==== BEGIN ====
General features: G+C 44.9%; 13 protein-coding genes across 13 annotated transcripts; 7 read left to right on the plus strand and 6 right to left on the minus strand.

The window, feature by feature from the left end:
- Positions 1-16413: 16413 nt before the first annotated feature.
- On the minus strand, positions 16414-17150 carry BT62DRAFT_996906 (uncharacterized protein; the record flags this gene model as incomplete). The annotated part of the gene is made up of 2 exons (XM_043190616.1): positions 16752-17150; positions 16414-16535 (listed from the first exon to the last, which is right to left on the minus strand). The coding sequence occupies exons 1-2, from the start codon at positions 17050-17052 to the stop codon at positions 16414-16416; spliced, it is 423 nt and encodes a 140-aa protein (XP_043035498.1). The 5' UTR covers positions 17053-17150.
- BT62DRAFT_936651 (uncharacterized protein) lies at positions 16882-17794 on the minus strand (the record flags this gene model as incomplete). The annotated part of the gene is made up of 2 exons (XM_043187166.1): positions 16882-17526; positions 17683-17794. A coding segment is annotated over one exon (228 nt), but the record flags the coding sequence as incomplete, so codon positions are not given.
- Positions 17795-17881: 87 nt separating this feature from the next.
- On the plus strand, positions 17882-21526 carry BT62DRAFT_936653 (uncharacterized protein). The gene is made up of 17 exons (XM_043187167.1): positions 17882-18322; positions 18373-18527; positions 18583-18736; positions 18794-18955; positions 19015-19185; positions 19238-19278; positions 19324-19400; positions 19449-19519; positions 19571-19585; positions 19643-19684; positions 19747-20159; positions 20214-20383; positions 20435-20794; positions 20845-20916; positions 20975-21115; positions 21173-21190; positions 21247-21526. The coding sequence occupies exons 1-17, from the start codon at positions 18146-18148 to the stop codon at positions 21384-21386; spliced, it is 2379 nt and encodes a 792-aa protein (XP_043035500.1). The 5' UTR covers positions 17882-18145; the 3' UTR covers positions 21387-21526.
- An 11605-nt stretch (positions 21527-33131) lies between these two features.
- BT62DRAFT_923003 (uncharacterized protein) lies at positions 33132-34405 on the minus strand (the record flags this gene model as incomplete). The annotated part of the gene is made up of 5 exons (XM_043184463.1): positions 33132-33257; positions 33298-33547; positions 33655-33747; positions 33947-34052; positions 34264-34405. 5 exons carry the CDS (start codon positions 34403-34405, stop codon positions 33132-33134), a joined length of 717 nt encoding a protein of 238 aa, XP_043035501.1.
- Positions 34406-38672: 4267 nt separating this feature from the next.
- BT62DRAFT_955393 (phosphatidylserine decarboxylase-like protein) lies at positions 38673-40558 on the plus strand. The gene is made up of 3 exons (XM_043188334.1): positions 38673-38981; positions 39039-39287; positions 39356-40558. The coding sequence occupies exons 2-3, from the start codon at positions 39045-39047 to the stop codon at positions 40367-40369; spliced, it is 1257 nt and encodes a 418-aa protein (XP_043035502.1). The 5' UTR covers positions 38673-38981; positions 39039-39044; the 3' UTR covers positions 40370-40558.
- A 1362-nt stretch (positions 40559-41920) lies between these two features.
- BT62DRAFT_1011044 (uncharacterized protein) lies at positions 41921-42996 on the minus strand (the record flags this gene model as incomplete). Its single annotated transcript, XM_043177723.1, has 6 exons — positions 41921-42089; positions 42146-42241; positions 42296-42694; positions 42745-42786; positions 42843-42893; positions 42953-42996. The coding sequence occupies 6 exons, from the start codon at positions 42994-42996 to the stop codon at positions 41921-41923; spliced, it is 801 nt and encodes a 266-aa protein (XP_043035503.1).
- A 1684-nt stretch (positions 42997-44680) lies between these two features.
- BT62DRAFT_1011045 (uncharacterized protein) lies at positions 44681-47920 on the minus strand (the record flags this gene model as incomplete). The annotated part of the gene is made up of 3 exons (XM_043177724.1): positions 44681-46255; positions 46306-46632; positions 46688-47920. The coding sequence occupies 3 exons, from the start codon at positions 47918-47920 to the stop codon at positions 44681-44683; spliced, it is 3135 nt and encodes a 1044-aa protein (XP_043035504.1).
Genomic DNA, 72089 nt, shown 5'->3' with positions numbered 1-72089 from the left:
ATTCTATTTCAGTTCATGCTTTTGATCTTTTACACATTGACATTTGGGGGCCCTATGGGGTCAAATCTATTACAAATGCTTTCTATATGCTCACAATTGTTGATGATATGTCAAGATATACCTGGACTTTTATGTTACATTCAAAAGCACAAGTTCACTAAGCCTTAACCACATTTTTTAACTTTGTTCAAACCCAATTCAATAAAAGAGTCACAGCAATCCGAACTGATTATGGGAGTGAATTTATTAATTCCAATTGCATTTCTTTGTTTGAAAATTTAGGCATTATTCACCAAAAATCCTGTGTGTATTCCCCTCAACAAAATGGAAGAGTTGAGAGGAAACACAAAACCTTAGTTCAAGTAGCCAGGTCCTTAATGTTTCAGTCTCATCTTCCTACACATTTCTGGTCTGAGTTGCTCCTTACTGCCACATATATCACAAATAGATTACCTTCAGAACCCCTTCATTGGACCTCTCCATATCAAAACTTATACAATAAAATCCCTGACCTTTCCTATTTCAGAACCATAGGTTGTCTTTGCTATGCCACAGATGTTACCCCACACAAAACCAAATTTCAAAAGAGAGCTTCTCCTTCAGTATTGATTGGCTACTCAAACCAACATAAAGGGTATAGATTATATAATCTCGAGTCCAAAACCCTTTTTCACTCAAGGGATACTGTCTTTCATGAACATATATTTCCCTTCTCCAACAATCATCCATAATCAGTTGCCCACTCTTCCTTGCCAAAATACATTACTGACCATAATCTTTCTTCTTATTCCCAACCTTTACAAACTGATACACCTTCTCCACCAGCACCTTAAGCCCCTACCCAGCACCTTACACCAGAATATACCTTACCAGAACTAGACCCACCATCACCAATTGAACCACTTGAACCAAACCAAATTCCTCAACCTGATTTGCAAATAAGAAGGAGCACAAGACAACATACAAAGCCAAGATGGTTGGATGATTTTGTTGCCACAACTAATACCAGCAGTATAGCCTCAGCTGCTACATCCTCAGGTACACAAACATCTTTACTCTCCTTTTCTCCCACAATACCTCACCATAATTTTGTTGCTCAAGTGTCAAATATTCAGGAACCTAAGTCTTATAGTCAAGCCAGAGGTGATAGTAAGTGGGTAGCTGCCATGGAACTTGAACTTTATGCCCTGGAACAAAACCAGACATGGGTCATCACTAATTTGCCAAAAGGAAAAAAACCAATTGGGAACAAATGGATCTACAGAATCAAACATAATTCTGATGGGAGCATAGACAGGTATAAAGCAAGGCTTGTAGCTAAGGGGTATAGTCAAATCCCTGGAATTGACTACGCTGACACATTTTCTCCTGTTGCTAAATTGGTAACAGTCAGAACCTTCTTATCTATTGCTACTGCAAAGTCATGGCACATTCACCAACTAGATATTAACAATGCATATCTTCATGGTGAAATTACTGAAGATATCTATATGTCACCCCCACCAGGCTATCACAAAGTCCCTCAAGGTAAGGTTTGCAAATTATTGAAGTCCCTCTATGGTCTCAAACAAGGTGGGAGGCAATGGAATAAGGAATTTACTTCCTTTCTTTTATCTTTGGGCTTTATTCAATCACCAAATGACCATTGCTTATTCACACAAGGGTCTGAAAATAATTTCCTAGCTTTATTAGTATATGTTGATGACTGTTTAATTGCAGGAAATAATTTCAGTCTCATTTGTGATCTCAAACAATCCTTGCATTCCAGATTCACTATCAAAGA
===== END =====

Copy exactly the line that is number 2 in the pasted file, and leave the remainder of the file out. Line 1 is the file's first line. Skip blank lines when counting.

The window, feature by feature from the left end: